I can briefly illustrate this disconnect by way of two examples of contention. I’ve enjoyed walking the ancient woodland of Forge Valley near Scarborough for some years, looking for the spurge laurel (Daphne laureola) toothwort (Lathrea squamaria) and broad-leaved helleborine (Epipactis helleborine) occasionally venturing north into Raincliffe Woods. For a while, I kept up with a Friends group for Raincliffe, their aim being to get Scarborough Council, the owners, to put a bit of effort into the amenity of the woodland. A few months ago, I caught a local TV news story about destruction in Raincliffe Woods. It made me chase up the story, finding first that the Friends website had disappeared, and instead a Save Raincliffe Woods website popped up (26). In short, Scarborough Council had considered two proposals, one from Yorkshire Wildlife Trust and the other from Raincliffe Woods Community Enterprise (which the Friends had transmuted into) to take over management of the woodlands of Raincliffe, Forge Valley and Row Brow (27). The council chose to transfer Raincliffe and Forge Valley Woods to the Community Enterprise as a Community Asset Transfer on a 30 year lease, with the understanding that one of its activities would be “generating sustainable income from timber sales” (28). I have to say that the option of Yorkshire Wildlife Trust would not have been any better, since they have recently appointed a new woodland officer with a remit to extract woodfuel for sale from all the woods they manage (and see (29)). It was not long before there were rumblings about the extent of damage from the felling, which to many seemed to be destroying what they enjoyed about the woods and which was at odds with the alleged restoration of the woods (30). The inevitable bigger access track for machinery was constructed through the middle of the woods while there were no signs of any broadleaf trees being planted where trees have been felled, and there was the usual justification for the high impact of forestry operations despite the horror of its disruption (see these videos (31,32,33)).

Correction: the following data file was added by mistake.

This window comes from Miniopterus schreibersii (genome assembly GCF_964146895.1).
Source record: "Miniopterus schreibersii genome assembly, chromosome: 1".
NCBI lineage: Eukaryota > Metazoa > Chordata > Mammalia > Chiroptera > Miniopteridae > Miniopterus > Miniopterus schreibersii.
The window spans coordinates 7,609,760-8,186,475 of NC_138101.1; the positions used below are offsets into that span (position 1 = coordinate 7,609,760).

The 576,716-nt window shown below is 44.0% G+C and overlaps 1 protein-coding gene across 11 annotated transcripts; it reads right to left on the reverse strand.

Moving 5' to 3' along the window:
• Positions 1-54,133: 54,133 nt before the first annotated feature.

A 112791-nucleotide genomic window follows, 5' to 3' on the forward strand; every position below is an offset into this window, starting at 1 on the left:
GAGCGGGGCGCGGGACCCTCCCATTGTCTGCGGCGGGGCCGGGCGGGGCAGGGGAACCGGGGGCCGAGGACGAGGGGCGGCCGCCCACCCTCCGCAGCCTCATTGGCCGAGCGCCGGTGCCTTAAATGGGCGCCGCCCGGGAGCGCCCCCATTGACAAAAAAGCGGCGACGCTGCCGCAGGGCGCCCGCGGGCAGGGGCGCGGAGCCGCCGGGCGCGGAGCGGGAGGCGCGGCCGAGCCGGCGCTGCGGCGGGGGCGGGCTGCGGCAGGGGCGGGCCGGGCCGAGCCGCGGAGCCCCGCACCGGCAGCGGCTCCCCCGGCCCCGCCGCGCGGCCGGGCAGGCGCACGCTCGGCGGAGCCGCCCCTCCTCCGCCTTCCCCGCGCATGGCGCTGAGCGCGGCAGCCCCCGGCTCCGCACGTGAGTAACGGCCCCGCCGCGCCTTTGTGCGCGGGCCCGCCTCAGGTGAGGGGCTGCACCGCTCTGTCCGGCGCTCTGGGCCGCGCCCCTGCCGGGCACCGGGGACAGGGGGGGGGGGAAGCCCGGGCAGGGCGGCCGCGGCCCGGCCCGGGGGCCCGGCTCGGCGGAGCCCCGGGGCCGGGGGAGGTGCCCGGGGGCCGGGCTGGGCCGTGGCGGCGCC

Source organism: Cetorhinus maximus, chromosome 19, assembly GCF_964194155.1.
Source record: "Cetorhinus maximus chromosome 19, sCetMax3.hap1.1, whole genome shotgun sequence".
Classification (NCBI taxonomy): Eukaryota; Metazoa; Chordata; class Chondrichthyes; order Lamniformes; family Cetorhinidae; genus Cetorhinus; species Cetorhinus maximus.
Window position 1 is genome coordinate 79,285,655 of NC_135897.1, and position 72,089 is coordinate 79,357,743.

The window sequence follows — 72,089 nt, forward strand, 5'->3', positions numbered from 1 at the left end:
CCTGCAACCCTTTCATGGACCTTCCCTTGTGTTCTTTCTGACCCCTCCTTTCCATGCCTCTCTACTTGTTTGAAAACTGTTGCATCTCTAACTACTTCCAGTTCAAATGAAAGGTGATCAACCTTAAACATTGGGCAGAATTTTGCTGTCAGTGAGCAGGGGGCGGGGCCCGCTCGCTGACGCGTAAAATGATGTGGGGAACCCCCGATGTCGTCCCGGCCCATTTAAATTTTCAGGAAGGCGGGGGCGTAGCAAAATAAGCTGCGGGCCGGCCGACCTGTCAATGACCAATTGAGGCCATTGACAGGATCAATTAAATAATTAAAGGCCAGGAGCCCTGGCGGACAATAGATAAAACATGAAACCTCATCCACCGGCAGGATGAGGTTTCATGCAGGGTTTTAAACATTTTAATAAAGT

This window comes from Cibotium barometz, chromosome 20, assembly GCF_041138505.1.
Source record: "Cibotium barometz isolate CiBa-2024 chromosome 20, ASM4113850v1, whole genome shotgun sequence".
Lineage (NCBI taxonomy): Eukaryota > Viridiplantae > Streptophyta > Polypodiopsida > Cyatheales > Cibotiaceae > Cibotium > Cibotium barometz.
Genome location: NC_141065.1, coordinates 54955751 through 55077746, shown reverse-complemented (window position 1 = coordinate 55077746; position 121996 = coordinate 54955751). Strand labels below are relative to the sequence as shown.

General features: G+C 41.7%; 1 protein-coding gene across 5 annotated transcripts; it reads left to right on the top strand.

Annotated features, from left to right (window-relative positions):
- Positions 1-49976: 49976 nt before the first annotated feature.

The issues at stake at Raincliffe are depressingly familiar: a Friends group that on the back of a whack of funding transmutes into a damaging force, often supported by an NGO with its own particular agenda, in this case the Woodland Trust and the restoration of ancient woodland, an issue that the Trust seeks to make its own preserve (34). The actions of Scarborough Council in offloading responsibility for a public asset to an unaccountable, non-public body is also depressingly familiar (see Blacka Moor (35)). My suspicion is also, from previous experience, that there is likely a pervasive influence that certain individuals appear to have exerted over the years in shaping conservation thought and action in Raincliffe. However, the disconnect here is not just about the admiration of the heavy machinery of tree harvesters and their efficiency by supporters of the Community Enterprise set against the sense of place of the Save group, it is the astounding vitriol that the Save group, its website and Facebook page, receives on the Community Enterprise Facebook page, and the childish act of a few Community Enterprise supporters in setting up a “real” Save Raincliffe Facebook page (36-38). I asked the hard question of what was the motivation behind the Save groups objection. The reply was that the purpose of the group was simply that, to “SAVE what we have already, but what underlies this threatens every aspect of our lives, landscapes and freedoms”. The bitterness from a bullying minority is certainly a threat to freedoms, and it’s no wonder that the Save group feel that the public is being misled and robbed at the same time, when the Community Asset Transfer was just a means of turning a public amenity into a commercial asset. It was thus with some trepidation that I walked Forge Valley woodlands in late June, and saw the pink spots and crosses painted on trees, the haphazard amateurism of felling, its failure because of the re-growing of sycamore, the straggle of conifers abandoned after felling that are strewn over a limestone edge, and the unnecessary clearance and widening of paths that was destroying some of the botanical interest. It was the lack of sensitivity of all this that makes the Community Enterprise unfit to be managing what is a National Nature Reserve. If you think so too, then show some support for the Save group (33,36).